clock menu more-arrow no yes mobile

Filed under:

Lighting The Lamp: Old Time Hockey

You might recognize the "Lighting the Lamp" feature from the Game Time paper. Rick Ackerman has been nice enough to send over his column for the website. "Lighting the Lamp" will be featured every home game day.

Rick Ackerman

Lighting the Lamp With Rick Ackerman

It was only three or four years ago that Blues Nation hated the Detroit Red Wings more than any other NHL opponent; remember? But then the red-clad octopus-lovers were relocated to the Eastern Conference for the 2013-14 season after 35 years in the same division of the Western Conference with the Blues and it just hasn’t been the same since.

Of course, now a much more intense rivalry has developed, and today we can all enjoy loathing the red-clad, Chelsea Dagger-singing Chicago Blackhawks even more than we despised the Winged Wheelers. This divisional rivalry with tonight’s visiting Hawks has gone on for 46 long years. In 1970, Chicago joined the California Golden Seals, Los Angeles Kings, Minnesota North Stars, Philadelphia Flyers, Pittsburgh Penguins and St. Louis Blues in the NHL’s West Division. Starting with the 1974-75 season, the Blues and Blackhawks found themselves in the Smythe Division of the Western Conference, along with the North Stars, Kansas City Scouts and Vancouver Canucks.

In 1980, the Blues and Blackhawks moved to the Norris Division. Thirteen years later, the league’s format was reconfigured once again and St. Louis and Chicago were delegated to the Central Division, along with the Red Wings, Dallas Stars (relocated from Minnesota), Toronto Maple Leafs and Winnipeg Jets (who moved to Phoenix in 1995). By 2000, Columbus and Nashville had joined the division when the league expanded while at the same time Dallas, Phoenix and Toronto went to different divisions. And finally in 2013, Columbus and Detroit left to go east while Dallas and the new Winnipeg Jets came back, joined by Colorado and Minnesota.

As a result of being in the same division for so long, there have not been very many trades between the Blues and Hawks. The most recent was almost six years ago when the Blues acquired minor leaguers Daryl Boyle and Joe Fallon for goaltender Hannu Toivonen and defenseman Danny Richmond. None of the four played a single game for either NHL team after the trade. Toivonen played two seasons as a Rockford Icehog and then returned to Sweden to play for the Malmo Redhawks Richmond played 15 games for Rockford and then signed with another AHL team, bouncing around that league until he went to play in Europe. Defenseman Boyle played 46 games for the AHL Peoria Rivermen over two seasons and then went to Germany to play in the DEL, the elite professional league in Germany. Goaltender Fallon only saw action in 10 Rivermen games before returning to the ECHL.

Prior to that, the last trade between St. Louis and Chicago was in January of 1978, 32 years earlier, when the Blues sold goaltender Eddie Johnston to the Blackhawks for cash. Johnston played four games and then retired, going on to coach the Hawks and Pittsburgh Penguins

Perhaps the most notable trade occurred on August 9, 1977, when hustling winger Pierre Plante was shipped to the Windy City for Dick Redmond, a high-scoring defenseman. Redmond played only 28 games for the Note tallying four goals and15 points before being traded to the Atlanta Flames, while Plante played 77 games for the Hawks, scoring 10 goals and 28 points. He was traded to the Rangers the following season.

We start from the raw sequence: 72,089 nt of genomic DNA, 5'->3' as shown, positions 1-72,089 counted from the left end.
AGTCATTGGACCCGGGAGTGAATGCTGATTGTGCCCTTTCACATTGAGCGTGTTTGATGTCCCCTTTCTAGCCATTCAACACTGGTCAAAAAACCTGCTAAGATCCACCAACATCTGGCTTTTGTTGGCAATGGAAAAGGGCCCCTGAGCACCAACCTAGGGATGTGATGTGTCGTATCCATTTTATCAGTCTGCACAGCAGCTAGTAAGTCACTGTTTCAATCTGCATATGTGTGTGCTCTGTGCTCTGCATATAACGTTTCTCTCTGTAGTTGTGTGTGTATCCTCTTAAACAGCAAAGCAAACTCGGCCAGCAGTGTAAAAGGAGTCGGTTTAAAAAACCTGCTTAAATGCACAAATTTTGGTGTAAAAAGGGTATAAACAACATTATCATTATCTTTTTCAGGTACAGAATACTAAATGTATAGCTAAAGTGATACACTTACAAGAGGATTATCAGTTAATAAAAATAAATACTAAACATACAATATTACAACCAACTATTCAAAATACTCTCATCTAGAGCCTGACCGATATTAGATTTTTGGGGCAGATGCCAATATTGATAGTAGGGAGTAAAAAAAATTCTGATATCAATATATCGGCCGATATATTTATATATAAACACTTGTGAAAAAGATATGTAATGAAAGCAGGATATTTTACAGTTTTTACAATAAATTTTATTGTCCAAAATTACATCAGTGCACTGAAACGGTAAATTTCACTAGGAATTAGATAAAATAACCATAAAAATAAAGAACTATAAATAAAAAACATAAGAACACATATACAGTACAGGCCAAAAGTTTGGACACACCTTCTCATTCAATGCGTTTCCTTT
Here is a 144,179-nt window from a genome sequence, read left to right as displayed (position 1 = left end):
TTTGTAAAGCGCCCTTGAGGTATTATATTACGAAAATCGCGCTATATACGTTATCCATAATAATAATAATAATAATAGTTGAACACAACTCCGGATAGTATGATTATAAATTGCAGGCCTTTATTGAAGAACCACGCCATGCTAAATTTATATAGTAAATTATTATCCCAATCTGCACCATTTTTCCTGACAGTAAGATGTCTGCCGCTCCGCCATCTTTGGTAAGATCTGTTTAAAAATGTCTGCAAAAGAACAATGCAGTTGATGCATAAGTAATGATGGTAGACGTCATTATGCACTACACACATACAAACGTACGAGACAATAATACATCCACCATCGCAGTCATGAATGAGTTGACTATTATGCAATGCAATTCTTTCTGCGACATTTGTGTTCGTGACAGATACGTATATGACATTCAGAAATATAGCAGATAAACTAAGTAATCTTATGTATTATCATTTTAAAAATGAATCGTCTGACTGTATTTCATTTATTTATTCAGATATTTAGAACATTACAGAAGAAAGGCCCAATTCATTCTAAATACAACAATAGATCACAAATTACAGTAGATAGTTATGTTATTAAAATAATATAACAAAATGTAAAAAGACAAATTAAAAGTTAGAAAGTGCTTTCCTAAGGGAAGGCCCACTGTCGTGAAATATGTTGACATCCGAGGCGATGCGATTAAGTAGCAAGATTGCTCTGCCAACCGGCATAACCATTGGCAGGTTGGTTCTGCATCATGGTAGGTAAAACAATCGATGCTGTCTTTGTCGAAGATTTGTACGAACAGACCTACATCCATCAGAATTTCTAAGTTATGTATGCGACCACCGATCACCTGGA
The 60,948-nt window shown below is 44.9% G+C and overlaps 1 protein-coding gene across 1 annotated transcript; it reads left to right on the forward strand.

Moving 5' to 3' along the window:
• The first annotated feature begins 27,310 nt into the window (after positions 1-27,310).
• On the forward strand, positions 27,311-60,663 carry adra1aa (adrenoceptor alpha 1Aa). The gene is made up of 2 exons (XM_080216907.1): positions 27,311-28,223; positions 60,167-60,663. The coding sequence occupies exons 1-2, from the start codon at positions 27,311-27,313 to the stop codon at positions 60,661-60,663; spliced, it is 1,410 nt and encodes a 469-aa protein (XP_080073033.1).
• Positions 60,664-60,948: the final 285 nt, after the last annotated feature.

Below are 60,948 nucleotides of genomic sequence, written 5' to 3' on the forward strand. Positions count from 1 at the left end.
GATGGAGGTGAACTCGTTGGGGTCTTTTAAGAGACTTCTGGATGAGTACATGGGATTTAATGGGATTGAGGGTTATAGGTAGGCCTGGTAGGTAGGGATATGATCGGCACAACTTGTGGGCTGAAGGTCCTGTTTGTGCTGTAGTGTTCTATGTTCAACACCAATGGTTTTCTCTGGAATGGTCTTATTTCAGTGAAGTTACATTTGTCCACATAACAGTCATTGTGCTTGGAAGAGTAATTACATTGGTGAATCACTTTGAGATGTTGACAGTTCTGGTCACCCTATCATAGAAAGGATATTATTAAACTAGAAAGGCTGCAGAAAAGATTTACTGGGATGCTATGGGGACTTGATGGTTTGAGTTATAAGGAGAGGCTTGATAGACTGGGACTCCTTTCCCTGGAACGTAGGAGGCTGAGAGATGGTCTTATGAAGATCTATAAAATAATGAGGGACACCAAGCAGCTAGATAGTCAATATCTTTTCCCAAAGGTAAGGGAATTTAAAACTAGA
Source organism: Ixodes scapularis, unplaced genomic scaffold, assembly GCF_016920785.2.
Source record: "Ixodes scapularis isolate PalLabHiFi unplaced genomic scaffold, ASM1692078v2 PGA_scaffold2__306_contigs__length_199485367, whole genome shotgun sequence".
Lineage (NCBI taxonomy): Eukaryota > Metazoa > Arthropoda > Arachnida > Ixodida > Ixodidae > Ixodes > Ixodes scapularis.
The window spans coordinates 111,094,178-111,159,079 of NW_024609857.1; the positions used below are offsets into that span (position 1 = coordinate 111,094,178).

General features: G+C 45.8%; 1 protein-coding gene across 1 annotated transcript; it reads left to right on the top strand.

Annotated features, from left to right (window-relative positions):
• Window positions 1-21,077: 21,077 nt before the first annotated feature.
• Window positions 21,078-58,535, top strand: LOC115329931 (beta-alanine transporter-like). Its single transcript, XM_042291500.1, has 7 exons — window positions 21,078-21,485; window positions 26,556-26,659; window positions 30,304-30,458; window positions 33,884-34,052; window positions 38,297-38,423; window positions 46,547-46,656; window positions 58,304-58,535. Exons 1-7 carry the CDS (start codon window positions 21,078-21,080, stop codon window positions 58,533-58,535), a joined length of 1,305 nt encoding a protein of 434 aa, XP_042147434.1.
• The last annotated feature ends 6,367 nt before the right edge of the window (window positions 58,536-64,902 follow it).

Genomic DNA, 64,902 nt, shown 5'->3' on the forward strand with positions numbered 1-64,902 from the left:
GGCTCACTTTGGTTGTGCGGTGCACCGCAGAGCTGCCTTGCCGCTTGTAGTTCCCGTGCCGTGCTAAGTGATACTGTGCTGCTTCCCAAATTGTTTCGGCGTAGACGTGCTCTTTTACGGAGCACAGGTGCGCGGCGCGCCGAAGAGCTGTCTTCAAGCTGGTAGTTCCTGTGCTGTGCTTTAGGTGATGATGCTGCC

Another somewhat meaningful trade, the first for both teams with each other, involved a swap of centers on February 8, 1972. Popular Christian Bordeleau went north while feisty Danny O’Shea came south. Bordeleau played 25 games in Chicago, netting six goals and 14 points, yet was traded back to St. Louis on September 15 for the rights to goaltender John Garrett. O’Shea played two seasons with the Blues and then signed with the Minnesota Fighting Saints of the WHA. Bordeleau played a total of 119 games over two seasons for the Blues, scoring 29 goals and 70 points. He signed with the Winnipeg Jets of the WHA in 1972. Garrett never played for the Blackhawks, opting to sign with the Minnesota Fighting Saints. He would go on to play for three other WHA teams and three NHL teams in his career. Currently he appears at times as a color commentator for Vancouver Canucks’ games on Sportsnet Pacific or nationally for Rogers Sportsnet.

Yes, in some 50 years, there have been only five trades between the Blues and Blackhawks, with Christian Bordeleau involved in 40% of them. And in retrospect, none of them was of much benefit to either team.

For those attending the game tonight, you will be spared having to watch the Wednesday Night Rivalry on NBCSN and hearing Pierre McDouche and Eddie Ohhhhh gush and gloat about how great the Blackhawks are, bragging and crowing about past Stanley Cup championships. This overdone, usually one-sided NHL presentation began during the 2012-13 season, which featured the Blues in two games. St. Louis defeated Detroit in a shootout, 4-3 and lost to Colorado 1-0 in overtime. The following season, the Blues beat Chicago 3-2 and then lost to the Hawks 4-0. In 2014-15, Chicago prevailed 4-1 in the only St. Louis appearance on Wednesday that season. The following season, the Blues won a memorable 6-5 overtime thriller over the Blackhawks, beat the Red Wings 2-1 and won another memorable 3-2 shootout over Chicago.

Of course, we all happily remember that the Blues opened the current season with a 5-2 Wednesday night thrashing of the Hawks at the Madhouse on Madison. After tonight’s game, the Blues will once again be featured on the Rivalry on February 15, 2017, against the Red Wings, the last time the Note will play at the venerable, old, decrepit Joe Louis Arena.

A Blues’ victory narrows the gap between first and second place in the division, so… Let’s go Blues!